First-time restaurateurs -- and veteran ones, for that matter -- could take a few lessons from Jordan Smith. After an admirable career working for others (his résumé includes top positions at Mission American Kitchen and the former Azur as well as directing the launch of countless D'Amico & Sons outlets), Smith decided the time was right to step out on his own.
Rather than going big, Smith took the small route, a wise step in this bruising economy. Pizza, brilliantly prepared, is the passion at Black Sheep Pizza, with little else to distract.
After tasting one of Smith's understated creations -- I'm particularly crazy about one topped with thin-sliced oyster mushrooms, a veritable forest of rosemary and just the right amount of smoky mozzarella, I think I've ordered it five times in as many weeks -- I'm convinced that the Domino's and Papa Murphy's and Pizza Huts of this world should pack it up and retreat in shame, seeing as how they are chiefly responsible for the bastardization of this primal food group. Frankly, until I'd slid into one of the wide booths at Black Sheep, I'd forgotten just how much there is to adore about the simple experience that is a great all-American pizza.
Let's talk crust for a moment. Smith isn't doing the overt charred-and-blistered Neapolitan thing, and why should he? Punch has locked down a near-monopoly on that market. No designer cracker-crust model here, either, and don't even mention the words "cardboard" and "Black Sheep" in the same sentence, or I will hunt you down like a dog in the street. No, Smith is showing how the basic, beloved American-style pizza is done, nurturing a crisp beauty that confidently straddles the fine line between thin and sturdy. It's an achievement that stands out not only because Smith is remarkably good, but because nearly everything else concerning the sad state of the American pizza is remarkably bad.
A taste test makes it clear
The most direct way to test-drive Smith's creation is to order his cheese-free tomato-oregano pie. It's clarity itself, and utterly divine. What you'll get is crushed, richly flavored tomatoes -- acidic enough to make an impression, but no overkill -- and a sprinkle of super-fresh oregano.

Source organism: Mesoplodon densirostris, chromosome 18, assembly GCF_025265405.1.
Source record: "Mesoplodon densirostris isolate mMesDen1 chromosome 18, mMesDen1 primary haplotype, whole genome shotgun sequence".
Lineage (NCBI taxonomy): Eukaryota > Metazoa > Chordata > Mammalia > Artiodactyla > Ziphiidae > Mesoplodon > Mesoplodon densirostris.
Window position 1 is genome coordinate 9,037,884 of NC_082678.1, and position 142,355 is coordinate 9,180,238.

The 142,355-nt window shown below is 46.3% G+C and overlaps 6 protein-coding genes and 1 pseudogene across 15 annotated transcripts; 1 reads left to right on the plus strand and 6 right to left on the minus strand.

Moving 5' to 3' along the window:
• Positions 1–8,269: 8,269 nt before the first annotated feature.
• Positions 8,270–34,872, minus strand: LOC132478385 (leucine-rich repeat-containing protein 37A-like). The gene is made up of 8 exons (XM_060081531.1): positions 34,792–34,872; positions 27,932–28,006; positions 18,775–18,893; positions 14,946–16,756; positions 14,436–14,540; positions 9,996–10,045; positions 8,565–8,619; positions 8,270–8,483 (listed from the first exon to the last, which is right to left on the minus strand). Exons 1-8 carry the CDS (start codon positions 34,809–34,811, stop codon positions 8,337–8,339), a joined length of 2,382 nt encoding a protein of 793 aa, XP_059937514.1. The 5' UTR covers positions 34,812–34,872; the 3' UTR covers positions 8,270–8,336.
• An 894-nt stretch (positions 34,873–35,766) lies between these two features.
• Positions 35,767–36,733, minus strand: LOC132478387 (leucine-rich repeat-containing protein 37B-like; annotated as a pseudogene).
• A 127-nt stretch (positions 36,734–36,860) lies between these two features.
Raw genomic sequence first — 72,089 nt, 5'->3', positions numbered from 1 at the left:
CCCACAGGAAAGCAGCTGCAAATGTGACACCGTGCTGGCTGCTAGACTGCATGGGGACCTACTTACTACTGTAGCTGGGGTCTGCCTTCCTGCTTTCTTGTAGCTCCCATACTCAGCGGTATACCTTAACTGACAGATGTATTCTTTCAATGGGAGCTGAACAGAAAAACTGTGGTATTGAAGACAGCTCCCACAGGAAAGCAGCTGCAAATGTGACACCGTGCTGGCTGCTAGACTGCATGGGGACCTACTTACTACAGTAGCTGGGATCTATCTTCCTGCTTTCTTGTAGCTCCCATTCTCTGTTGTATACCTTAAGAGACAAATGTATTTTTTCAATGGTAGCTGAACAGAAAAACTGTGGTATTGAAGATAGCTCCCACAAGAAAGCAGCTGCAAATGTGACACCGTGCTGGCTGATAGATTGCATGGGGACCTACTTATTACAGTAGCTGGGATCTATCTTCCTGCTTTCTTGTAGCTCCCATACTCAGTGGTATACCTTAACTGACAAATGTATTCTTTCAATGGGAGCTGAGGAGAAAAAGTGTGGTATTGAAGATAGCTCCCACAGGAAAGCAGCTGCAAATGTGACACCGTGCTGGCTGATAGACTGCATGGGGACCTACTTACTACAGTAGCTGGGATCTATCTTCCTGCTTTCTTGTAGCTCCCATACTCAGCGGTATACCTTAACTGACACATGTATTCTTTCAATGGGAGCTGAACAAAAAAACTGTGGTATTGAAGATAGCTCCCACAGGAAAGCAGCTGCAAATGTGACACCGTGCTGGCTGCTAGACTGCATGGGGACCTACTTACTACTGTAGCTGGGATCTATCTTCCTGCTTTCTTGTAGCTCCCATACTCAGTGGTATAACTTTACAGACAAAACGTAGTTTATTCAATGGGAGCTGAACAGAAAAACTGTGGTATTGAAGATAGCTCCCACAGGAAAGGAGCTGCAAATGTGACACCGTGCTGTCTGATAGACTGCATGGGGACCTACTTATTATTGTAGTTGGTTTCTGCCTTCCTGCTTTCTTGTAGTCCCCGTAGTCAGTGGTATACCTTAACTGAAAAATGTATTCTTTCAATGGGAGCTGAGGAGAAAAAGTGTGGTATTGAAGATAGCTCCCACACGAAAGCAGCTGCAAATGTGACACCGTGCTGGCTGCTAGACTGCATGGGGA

Oh, and that glorious crust, which stands at attention when it's pulled off the plate. No soggy droop, no sorry sag; it's the Viagra of pizzas. Even better, Smith's handiwork passes the take-home-for-breakfast test, with flying colors. This is one pizza that stands up to an overnight in the fridge. And how.
Smith has a few secret weapons up his sleeve. First and foremost is the restaurant's monster of a coal-fired oven. Yes, coal-fired, and it's no gimmick, either. Burning environmentally friendly anthracite coal produces an exceedingly hot, reliably even and desert-dry heat, a baking triumvirate that leads directly to that glorious crust. It may lack a wood-burning oven's smoky flavor notes, but the texture -- which also comes from a little rye flour and an unusually long (three-day) proof -- more than makes up for the slight.
Toppings are selected with obvious care. The robust house-made fennel sausage starts with naturally raised pork. The dense pork-beef meatballs, kissed with black pepper, are the recipe Smith prepares for his family at home; lucky them. The exceptional pepperoni and paprika-laced salami hails from San Francisco-based Molinari & Sons, arguably the nation's top large-scale sausage-maker. The marinated olives pop with gutsy flavor, the anchovies are nicely salted and the herbs are so fresh you wonder if Smith's crew are snipping rosemary and oregano every few minutes from a hothouse somewhere out back.
Nothing's overdone. Seasonings are carefully calibrated, which means that taste buds accustomed to chain pizzerias' sodium slabs might take a few visits to fully embrace the brilliance that is the Black Sheep pizza. Since so few topping combinations are scattered across each pie, their flavors tend to jump right out rather than getting buried under a blanket of dreary commodity cheese. This is what happens to pizza when it's prepared by a pro rather than a part-time 11th-grader equipped with little more than a Sbarro training manual.
A limited but ideal menu
The rest of the brief menu exhibits a similar reserve. I admire how Smith resists the temptation to use that oven to roast off chickens, sear rib-eyes or otherwise embellish his menu. Instead, the password is "succinct." Translation: a ramekin of can't-keep-your-hands-off-them olives scented with garlic and rosemary, a plate of roasted vegetables (the only dullard in the bunch) and a small crock of those fabulous meatballs.
Along with a decent spinach-blue cheese combo, there's a daily salad special, an improvisation based upon seasonal availability. One night I nearly inhaled tender roasted beets marinated in balsamic, on another it was a crunchy and colorful root veggie slaw. There's a single dessert, and it's perfect: a thick round of vanilla ice cream sandwiched between a pair of chewy chocolate-chip cookies.
The half-basement/half-first floor space, what landlords on Craigslist euphemistically describe as "garden level," manages to be both raw and warm, with lots of concrete, exposed pipes and ducts and a few splashes of color. Smith wisely funneled the bulk of his savings into his $100,000 oven, and it's a cool centerpiece that manages to toss out enough BTUs to heat the joint.
But the real warmth emanates from Smith himself, who seems to be everywhere at once, running a cutter over pizzas, pulling beers out of the tap, clearing tables, schmoozing with his customers and clearly having the time of his life. He tells me that he's considering expanding into lunch service, as soon as he can hire what he calls a "true believer," aka someone who cares as much about the restaurant as he does.
Truth to tell, I'm about three mushroom-mozzarella-rosemary pizzas away from applying.
Rick Nelson • 612-673-4757